SEOUL, June 21 (Korea Bizwire) – Seasonal sales and promotional events at retail stores are becoming too mundane, so companies are shifting their focus to try to connect with consumers and provide an engaging shopping experience. Unique and unconventional marketing methods that encourage consumer participation and trigger emotions are becoming popular in Korea.
Fila Originale, a sports street brand of Fila Korea, is hosting a ‘Ground Project’ event in Samcheong-dong, Seoul, until June 25. The Ground Project is an event that incorporates fashion and culture through music.
The company has opened a pop-up store called Nomad Shop at Samcheong-ro 146, a multi-cultural complex, in which it uses the ground floor as a café/store, and the lower level for various music performances. The event took off on May 26, and according to Fila, customers have responded with positive feedback.
“We tried not to limit our store to simply a place to sell products, but rather a place for customers to experience new cultures and build intimacy with our brand,” said a Fila Originale official. “Visitors not only inquire about performance schedules but actively share their experiences on social networking services.”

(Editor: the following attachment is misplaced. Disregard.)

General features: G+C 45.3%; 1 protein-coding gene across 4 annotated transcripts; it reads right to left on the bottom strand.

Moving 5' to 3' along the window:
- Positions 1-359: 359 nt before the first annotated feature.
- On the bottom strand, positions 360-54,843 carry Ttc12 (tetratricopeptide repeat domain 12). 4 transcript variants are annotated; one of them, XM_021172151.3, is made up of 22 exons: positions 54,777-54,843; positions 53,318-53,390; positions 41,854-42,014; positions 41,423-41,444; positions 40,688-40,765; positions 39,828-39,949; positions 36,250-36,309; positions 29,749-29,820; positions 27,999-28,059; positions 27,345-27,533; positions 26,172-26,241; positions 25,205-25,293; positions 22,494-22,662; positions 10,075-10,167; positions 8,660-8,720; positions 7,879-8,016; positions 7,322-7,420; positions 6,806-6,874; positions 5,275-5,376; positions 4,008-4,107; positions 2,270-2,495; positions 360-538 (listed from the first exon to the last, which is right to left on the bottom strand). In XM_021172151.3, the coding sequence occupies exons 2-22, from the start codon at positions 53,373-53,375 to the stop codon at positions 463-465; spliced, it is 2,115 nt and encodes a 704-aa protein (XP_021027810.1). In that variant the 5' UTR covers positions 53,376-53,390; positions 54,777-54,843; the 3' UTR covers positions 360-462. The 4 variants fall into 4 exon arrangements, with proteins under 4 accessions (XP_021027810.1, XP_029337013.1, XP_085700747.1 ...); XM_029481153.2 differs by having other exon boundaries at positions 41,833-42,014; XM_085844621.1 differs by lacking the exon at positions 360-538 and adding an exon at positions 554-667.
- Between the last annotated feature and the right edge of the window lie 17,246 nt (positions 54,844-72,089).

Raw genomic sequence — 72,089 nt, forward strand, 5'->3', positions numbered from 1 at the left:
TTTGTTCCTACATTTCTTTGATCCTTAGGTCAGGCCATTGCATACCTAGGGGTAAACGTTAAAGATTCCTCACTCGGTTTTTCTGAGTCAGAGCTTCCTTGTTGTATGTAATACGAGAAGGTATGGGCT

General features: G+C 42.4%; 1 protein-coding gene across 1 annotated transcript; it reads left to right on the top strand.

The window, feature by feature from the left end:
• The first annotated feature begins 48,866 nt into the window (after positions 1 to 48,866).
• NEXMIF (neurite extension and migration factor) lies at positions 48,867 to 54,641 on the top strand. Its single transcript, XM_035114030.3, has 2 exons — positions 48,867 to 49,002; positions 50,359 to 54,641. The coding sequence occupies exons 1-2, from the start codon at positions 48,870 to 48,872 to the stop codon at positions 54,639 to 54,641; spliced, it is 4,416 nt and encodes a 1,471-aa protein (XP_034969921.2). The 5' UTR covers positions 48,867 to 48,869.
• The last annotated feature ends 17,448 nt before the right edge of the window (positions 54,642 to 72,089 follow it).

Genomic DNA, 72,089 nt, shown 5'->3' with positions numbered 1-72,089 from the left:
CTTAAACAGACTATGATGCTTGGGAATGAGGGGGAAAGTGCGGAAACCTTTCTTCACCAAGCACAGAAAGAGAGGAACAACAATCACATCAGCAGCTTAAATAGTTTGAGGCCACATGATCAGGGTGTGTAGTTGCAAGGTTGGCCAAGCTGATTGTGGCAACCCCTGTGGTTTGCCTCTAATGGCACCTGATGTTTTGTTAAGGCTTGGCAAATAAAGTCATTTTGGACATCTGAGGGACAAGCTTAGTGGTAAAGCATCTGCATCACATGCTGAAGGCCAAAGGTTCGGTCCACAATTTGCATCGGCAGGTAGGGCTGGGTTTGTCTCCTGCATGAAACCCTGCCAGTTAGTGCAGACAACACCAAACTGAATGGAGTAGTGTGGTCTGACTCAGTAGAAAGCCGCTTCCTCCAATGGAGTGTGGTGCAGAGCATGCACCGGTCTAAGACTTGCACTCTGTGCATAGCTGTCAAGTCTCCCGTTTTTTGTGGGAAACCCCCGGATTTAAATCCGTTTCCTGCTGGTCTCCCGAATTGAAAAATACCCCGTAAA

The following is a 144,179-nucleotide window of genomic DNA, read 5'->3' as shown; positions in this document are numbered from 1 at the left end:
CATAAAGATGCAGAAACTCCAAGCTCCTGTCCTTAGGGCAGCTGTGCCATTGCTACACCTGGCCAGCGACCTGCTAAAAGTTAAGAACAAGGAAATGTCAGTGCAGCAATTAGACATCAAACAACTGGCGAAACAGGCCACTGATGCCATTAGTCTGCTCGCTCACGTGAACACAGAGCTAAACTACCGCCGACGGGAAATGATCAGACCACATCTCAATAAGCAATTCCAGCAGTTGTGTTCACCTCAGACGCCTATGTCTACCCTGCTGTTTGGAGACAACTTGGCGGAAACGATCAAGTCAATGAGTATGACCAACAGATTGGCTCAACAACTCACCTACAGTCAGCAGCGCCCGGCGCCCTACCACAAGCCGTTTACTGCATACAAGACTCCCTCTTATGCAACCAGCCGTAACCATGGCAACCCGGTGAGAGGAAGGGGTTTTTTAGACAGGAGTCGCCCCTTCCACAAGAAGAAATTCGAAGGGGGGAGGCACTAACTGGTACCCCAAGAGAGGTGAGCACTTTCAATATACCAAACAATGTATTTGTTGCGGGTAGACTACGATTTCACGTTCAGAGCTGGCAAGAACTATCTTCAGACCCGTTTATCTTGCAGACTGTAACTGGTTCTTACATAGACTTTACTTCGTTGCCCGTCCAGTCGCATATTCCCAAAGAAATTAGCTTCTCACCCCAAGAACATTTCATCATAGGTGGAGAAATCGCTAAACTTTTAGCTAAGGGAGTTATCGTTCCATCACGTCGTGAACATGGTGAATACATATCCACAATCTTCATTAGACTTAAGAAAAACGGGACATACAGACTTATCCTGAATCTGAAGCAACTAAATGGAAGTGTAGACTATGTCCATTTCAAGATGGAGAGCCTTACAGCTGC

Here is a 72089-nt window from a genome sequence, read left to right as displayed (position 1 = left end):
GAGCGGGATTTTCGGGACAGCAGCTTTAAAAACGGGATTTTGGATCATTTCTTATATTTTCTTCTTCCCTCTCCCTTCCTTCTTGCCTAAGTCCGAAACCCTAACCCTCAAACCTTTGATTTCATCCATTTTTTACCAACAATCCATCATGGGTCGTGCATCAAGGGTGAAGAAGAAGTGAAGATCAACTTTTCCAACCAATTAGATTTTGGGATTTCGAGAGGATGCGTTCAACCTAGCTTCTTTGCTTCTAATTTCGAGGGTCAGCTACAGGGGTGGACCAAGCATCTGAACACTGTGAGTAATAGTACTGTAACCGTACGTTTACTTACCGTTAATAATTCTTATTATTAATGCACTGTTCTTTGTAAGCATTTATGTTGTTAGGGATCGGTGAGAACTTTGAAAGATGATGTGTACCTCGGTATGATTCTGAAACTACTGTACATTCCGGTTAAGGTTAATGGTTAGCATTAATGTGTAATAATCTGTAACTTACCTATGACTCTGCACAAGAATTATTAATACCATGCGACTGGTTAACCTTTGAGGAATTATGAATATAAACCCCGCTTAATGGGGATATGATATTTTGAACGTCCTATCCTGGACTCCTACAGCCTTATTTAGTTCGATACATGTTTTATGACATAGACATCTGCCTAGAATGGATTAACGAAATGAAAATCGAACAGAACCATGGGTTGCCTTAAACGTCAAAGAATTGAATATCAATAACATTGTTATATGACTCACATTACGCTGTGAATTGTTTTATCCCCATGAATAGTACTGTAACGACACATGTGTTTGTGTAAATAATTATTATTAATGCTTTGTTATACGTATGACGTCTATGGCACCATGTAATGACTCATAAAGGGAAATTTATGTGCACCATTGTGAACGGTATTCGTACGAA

Lansmere’s Hannam branch is also offering unique services to its visitors. Lansmere is a male clothing store operated by Samsung C&T Corporation. Customers who visit the Hannam branch can not only shop for clothes but also get a haircut, have a wet shave, and benefit from shoe-care services.
Such events are not limited to retail businesses.
Tom N Toms Coffee has designated the last Wednesday of even-numbered months as a ‘Culture Day’, on which it offers free movie screening sessions by coordinating with Seoul International Women’s Film Festival and Seoul International Youth Film Festival. By sponsoring non-mainstream culture, the coffee franchise is offering its customers unique cultural experiences.
Another Korean coffeehouse, Ediya Coffee, is also periodically screening independent films at its culture complex, Ediya Coffee Lab, in Nonhyeon-dong, Seoul.
“The excitement and the memories from such emotional experiences become a part of the brand’s image,” said a retail industry official. “Instead of forcefully trying to induce consumption, businesses are offering various cultural events to naturally attract customers to their doorsteps. This ultimately helps with increasing revenue in the midst of a continued economic slump, so it’s likely that such marketing trends will continue.”
By Joseph Shin (firstname.lastname@example.org)